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Religious Experience Reconsidered: A Building-Block Approach to the Study of Religion and Other Special Things Paperback – October 23, 2011


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Editorial Reviews

Review

Winner of the 2010 Distinguished Book Award, Society for the Scientific Study of Religion
One of Choice's Outstanding Academic Titles for 2010

"Taves' masterful work shows us the way between the extremes of particularism and the errors of decontextualized essentialist analyses of experiences deemed religious."--Patrick McNamara, Institute for the Biocultural Study of Religion

"The theory that Taves proposes will rank among the very best because of its clarity and coherence of argument, its concise terms and substantive concepts, and its potential for stimulating research and writing in the field of religious studies. . . . This book is clearly written, intellectually stimulating, and theoretically exciting."--Choice

"[F]ascinating. . . . [A] superb achievement that connects the study of religion to other disciplines. . . . The book . . . will serve as a benchmark in the field of religious studies for many years to come."--Luke Penkett, Ministry Today

"Anyone remotely interested in the topic of religious experience will find this a worthwhile book. . . . [S]mart, fair, and well-informed theoretical reflections, like Taves', when theologically read, can at least help to sort out some of the issues involved and, if nothing else, provide cautionary reminders of the immense potential for human-driven idolatry, even sometimes in the name of worship of the true God."--Christian Smith, Books & Culture

"[T]his is a must-read volume for anyone serious about analyzing religious experience. Without being in any sense the final word, it definitely furthers the field."--James V. Spickard, Sociology of Religion

"[Taves's] book is valuable both as a survey of the state of the field for each of these topics and for offering a constructive proposal in each arena. Especially valuable is Taves's engagement with the literature on cognitive science, psychology, and neuroscience, as these fields are gaining influence in the academy as a whole and are increasingly becoming relevant to humanistic disciplines."--Stephen S. Bush, Journal of Religion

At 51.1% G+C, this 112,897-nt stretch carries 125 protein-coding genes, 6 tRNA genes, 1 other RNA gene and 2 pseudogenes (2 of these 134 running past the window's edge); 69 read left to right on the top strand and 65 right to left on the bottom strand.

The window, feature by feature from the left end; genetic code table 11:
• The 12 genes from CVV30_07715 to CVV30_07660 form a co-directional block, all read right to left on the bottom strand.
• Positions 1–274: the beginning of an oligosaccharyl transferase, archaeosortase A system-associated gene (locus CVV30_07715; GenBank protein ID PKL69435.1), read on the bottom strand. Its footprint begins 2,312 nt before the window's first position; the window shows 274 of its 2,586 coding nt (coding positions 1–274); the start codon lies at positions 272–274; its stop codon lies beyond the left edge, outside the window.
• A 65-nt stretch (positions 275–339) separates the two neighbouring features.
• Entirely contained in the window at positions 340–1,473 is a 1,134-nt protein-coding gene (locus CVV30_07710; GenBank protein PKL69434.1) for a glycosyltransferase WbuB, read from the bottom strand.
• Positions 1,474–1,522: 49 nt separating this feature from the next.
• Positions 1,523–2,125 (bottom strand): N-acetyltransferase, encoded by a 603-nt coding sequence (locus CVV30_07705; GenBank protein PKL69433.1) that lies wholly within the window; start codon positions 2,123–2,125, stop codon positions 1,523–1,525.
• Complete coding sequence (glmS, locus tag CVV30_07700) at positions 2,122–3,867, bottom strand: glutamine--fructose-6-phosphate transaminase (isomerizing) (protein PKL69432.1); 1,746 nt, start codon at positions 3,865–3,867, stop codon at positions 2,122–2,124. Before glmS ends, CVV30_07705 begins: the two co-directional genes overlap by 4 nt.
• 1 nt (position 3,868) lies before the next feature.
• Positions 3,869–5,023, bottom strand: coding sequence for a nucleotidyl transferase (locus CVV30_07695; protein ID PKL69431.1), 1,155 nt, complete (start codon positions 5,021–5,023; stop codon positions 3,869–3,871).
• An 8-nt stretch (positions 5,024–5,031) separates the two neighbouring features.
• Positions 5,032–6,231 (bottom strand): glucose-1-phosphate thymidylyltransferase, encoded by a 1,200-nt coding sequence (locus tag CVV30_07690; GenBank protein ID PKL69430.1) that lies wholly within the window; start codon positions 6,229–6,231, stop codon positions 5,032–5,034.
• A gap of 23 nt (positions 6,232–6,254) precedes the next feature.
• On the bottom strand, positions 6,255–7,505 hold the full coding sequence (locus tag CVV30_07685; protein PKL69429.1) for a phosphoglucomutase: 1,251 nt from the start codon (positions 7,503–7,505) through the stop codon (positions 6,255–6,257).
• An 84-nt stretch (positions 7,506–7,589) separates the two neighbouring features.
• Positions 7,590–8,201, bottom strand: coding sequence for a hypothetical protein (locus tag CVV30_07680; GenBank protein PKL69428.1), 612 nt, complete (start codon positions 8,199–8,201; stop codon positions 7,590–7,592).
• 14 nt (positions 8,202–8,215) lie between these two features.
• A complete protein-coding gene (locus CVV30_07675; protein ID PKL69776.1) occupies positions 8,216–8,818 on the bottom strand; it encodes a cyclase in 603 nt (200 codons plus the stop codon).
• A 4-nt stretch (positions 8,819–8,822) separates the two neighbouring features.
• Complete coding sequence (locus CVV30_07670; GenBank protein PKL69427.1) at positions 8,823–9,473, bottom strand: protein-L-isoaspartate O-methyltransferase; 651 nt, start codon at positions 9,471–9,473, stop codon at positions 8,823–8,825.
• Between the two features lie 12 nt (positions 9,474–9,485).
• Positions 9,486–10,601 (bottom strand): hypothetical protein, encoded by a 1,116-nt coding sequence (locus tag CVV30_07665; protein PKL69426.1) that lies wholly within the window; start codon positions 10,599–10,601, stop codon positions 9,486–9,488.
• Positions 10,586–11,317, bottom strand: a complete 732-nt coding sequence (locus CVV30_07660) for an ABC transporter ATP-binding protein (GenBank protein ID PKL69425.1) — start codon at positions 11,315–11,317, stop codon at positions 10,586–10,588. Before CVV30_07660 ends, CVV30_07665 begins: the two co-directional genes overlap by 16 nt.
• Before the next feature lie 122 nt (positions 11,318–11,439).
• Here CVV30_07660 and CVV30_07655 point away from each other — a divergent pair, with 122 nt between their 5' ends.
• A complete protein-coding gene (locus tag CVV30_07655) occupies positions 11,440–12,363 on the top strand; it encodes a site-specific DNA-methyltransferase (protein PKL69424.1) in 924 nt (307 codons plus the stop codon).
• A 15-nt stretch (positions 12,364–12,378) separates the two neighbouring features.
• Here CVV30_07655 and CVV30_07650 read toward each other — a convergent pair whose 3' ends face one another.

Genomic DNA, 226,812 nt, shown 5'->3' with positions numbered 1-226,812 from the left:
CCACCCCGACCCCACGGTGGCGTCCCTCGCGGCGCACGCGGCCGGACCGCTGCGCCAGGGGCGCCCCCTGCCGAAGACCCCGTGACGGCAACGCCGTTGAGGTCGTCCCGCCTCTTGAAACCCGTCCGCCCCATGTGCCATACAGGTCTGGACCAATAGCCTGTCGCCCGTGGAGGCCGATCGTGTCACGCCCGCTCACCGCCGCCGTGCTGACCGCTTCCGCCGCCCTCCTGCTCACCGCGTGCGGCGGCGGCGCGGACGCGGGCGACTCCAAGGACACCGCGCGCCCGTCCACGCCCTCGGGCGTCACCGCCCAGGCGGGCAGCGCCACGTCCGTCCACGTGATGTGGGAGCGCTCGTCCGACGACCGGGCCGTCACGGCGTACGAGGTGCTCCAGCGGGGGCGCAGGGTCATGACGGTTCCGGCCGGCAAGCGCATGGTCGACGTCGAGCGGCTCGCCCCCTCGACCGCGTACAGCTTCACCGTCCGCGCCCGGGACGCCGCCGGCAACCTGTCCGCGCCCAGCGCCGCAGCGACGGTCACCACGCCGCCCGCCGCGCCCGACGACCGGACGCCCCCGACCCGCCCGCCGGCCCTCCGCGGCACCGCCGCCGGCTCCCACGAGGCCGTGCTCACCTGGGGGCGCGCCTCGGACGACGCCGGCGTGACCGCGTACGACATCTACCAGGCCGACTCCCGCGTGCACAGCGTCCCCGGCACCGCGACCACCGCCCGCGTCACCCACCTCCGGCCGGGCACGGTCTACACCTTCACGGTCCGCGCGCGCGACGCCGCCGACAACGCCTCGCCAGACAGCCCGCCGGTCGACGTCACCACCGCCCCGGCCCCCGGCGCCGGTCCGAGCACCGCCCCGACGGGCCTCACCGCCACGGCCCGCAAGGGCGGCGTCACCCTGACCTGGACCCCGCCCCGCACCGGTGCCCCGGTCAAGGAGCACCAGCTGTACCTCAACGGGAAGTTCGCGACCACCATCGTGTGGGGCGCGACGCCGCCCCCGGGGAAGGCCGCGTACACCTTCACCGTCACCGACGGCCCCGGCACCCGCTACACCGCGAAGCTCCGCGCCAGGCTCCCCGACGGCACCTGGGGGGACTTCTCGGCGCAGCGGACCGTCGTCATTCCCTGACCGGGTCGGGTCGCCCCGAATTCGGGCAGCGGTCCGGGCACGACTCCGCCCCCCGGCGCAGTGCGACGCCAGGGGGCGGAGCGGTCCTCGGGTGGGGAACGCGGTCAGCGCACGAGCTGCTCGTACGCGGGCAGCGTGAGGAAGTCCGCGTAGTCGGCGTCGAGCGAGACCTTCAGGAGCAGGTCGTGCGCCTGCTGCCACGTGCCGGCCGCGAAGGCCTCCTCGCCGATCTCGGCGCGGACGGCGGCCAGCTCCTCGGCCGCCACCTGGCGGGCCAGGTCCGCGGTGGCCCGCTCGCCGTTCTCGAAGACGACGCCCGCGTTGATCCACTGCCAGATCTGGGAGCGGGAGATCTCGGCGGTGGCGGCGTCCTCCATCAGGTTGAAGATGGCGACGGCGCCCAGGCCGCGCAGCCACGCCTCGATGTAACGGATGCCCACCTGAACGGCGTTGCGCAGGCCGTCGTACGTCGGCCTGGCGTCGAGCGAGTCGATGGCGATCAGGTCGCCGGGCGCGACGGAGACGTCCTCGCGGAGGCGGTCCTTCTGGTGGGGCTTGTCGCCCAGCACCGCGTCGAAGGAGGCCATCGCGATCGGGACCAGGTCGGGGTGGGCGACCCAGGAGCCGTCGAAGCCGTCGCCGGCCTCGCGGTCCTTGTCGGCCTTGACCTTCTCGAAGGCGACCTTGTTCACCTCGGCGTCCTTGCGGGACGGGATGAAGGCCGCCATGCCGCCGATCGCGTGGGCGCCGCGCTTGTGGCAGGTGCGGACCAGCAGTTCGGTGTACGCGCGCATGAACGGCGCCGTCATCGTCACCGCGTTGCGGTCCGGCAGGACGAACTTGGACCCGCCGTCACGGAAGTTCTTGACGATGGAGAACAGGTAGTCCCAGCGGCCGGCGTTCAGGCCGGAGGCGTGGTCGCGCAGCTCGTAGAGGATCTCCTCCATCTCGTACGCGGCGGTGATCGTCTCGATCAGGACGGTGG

"By providing an inventive and relatively accessible set of . . . building blocks, [Taves] allows those of us who study religion and religious practices to do so within manageable, malleable and happily imaginative frameworks--something so important to many mired in the same old trough. Replete with charts and illustrations that clarify these building blocks even more, Taves' work is a particular boon to any interested in examining the 'specialness' of liturgical experiences with fresh eyes."--Edward Foley, Worship

"Taves speaks and thinks across a broad chasm: she labors skillfully, logically, and methodically to hammer out a set of analytical tools and theoretical vocabularies that will allow scholars of religion to converse with the sciences, in particular with cognitive scientists and neuroscientists."--Jennifer Scheper Hughes, Anglican and Episcopal History

"Taves' study is important in the discourse of the phenomenon of religion, but also in the conversation between faith and science. It clearly illustrates how difficult a task it is to study religion without losing the value of that which is believed and understood as being the sacred."--G. A. Duncan, Studia Historiae Ecclesiasticae

From the Back Cover

"Ann Taves's ambition in this lucid, elegantly structured, and prodigiously researched work is to render transparent the cultural, sociological, and psychological processes by which certain experiences are deemed religious--and she succeeds admirably. With its deft deployment--and creative integration--of recent theories of mind and culture, the social and the psychological, Religious Experience Reconsidered will quickly establish itself as an indispensable resource for those of us determined to think past the otiose boundary between 'inner' experience and 'outer' environment that so bedevils scholarship in religious studies. Historians, anthropologists, and psychologists of religion will find this a stimulating and generative work, a helpful conversation partner in their own researches."--Robert A. Orsi, author of Between Heaven and Earth: The Religious Worlds People Make and the Scholars Who Study Them

"Taves deals, at one and the same time, with two of the most pressing and contentious issues in the field of religious studies today: the viability of the term 'religion' as a category of critical scholarly inquiry, and the potential contributions and challenges of cognitive neuroscience to the humanistic study of religious experience. Religious Experience Reconsidered is an erudite, provocative, timely, and significant contribution to the theoretical underpinnings of the discipline of religious studies writ large."--Robert Sharf, University of California, Berkeley